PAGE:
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The Genealogy of a GenePatents, HIV/AIDS, and Race$
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Myles W. Jackson

Print publication date: 2015

Print ISBN-13: 9780262028660

Published to MIT Press Scholarship Online: September 2015

DOI: 10.7551/mitpress/9780262028660.001.0001

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CCR5 and HIV/AIDS Diagnostics and Therapeutics

CCR5 and HIV/AIDS Diagnostics and Therapeutics

Chapter:
(p.103) 6 CCR5 and HIV/AIDS Diagnostics and Therapeutics
Source:
The Genealogy of a Gene
Author(s):

Myles W. Jackson

Publisher:
The MIT Press
DOI:10.7551/mitpress/9780262028660.003.0006

In the last years of the 20th century, the CCR5 gene and its protein product became the objects of state-of-the-art work on diagnostics and drug treatment. The CCR5 patent’s lineage is now the subject of biomedical research on chemokine receptors and is entangled in the complex political, social, and biomedical lineages of HIV/AIDS with Big Pharma playing the lead role. The gene’s genealogy has been humanized and inextricably linked to the lives of the tens of millions infected worldwide. Once again, intellectual property issues resurface. HIV/AIDS diagnostic tests and medications have been patented by Big and Small Pharma alike, and the ramifications of those patents have been felt worldwide, including India, where attempts are underway to create generic drugs, which bind to the HIV-co-receptor.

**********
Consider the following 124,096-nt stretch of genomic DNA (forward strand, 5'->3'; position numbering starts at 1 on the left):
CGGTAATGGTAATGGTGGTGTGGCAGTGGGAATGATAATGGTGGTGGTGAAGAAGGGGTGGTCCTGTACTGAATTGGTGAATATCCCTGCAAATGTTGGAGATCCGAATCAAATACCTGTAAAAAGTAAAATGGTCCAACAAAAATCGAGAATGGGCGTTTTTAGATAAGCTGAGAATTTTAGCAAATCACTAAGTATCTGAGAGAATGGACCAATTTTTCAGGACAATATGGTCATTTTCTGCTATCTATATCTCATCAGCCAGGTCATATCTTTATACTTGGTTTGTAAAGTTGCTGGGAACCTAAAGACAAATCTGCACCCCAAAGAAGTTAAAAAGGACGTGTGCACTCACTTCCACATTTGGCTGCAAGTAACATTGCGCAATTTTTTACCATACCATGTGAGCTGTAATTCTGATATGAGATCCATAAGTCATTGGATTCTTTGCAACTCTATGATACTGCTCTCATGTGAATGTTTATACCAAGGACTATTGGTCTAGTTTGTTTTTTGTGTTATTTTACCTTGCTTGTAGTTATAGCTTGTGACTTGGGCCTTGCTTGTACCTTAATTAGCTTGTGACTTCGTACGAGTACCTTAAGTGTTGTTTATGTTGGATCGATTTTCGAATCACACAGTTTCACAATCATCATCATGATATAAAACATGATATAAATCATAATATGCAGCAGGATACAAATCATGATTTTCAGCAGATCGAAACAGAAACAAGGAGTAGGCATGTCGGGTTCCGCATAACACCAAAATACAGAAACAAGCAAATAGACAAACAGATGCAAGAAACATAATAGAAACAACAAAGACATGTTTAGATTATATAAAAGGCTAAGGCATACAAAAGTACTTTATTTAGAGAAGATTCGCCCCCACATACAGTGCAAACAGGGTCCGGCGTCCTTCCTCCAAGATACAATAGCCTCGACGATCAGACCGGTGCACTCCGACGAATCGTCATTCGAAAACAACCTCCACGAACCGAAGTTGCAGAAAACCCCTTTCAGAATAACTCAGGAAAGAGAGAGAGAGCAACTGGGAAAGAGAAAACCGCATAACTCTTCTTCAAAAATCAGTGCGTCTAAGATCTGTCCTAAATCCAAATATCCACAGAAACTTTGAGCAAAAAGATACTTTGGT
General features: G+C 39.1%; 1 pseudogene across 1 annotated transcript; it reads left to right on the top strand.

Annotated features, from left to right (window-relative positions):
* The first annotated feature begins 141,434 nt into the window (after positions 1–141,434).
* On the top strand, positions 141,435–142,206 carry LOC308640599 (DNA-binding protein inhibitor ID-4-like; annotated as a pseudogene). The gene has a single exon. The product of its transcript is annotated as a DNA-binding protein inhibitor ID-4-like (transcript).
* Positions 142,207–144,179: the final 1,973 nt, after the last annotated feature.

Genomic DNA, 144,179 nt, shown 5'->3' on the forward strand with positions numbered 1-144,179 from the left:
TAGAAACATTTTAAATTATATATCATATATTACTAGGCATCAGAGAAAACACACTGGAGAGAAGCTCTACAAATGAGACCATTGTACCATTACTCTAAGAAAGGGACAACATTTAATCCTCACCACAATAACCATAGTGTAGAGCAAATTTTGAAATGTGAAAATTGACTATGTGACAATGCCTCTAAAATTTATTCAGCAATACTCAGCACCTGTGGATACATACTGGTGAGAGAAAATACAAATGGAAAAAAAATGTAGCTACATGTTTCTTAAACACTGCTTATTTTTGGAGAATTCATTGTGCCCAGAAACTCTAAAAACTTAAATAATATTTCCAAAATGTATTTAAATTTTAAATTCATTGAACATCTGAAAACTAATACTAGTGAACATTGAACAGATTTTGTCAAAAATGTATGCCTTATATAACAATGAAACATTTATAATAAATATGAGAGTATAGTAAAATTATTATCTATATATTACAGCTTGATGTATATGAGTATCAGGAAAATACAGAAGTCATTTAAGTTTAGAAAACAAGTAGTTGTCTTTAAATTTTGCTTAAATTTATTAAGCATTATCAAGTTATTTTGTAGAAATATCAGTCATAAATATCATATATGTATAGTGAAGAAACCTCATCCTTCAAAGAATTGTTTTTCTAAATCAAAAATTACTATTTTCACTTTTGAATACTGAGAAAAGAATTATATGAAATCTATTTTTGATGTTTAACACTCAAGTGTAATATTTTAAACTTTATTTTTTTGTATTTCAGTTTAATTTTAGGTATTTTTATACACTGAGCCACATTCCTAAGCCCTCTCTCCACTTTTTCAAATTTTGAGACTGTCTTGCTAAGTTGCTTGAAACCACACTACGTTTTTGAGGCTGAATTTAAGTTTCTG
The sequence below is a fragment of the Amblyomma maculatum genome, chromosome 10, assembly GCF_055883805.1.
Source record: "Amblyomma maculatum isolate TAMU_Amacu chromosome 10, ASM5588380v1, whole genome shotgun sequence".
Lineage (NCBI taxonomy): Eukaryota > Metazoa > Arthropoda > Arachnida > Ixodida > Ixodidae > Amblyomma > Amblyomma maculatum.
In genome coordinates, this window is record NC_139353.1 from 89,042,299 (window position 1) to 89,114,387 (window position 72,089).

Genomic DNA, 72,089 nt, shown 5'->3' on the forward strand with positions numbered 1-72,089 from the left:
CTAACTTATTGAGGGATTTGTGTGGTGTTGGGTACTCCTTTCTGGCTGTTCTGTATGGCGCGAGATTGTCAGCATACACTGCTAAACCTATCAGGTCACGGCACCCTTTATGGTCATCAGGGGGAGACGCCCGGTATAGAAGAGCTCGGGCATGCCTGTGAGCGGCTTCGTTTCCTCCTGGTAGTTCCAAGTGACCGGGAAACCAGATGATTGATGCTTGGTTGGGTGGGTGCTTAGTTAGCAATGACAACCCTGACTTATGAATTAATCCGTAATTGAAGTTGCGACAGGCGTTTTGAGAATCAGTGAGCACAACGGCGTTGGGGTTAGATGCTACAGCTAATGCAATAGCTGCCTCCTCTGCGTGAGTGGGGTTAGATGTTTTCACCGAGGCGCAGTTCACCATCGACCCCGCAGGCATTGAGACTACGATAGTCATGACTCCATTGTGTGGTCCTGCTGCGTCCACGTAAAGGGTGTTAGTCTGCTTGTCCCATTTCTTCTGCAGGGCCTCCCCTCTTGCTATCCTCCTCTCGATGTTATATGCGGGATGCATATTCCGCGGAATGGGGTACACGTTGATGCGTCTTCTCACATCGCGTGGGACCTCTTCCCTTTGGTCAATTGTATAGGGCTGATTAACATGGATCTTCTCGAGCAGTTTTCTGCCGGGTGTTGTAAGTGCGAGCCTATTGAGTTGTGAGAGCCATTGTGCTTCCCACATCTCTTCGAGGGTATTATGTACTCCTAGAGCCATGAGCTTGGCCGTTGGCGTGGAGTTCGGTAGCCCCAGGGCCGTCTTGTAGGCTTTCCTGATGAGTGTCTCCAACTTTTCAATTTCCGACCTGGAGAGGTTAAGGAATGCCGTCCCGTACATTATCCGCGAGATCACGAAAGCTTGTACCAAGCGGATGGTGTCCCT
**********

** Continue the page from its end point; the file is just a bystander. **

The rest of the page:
Keywords:   Big Pharma, HIV/AIDS, intellectual property, compulsory licensing, Pfizer, GlaxoSmithKline, Maraviroc, Selzentry

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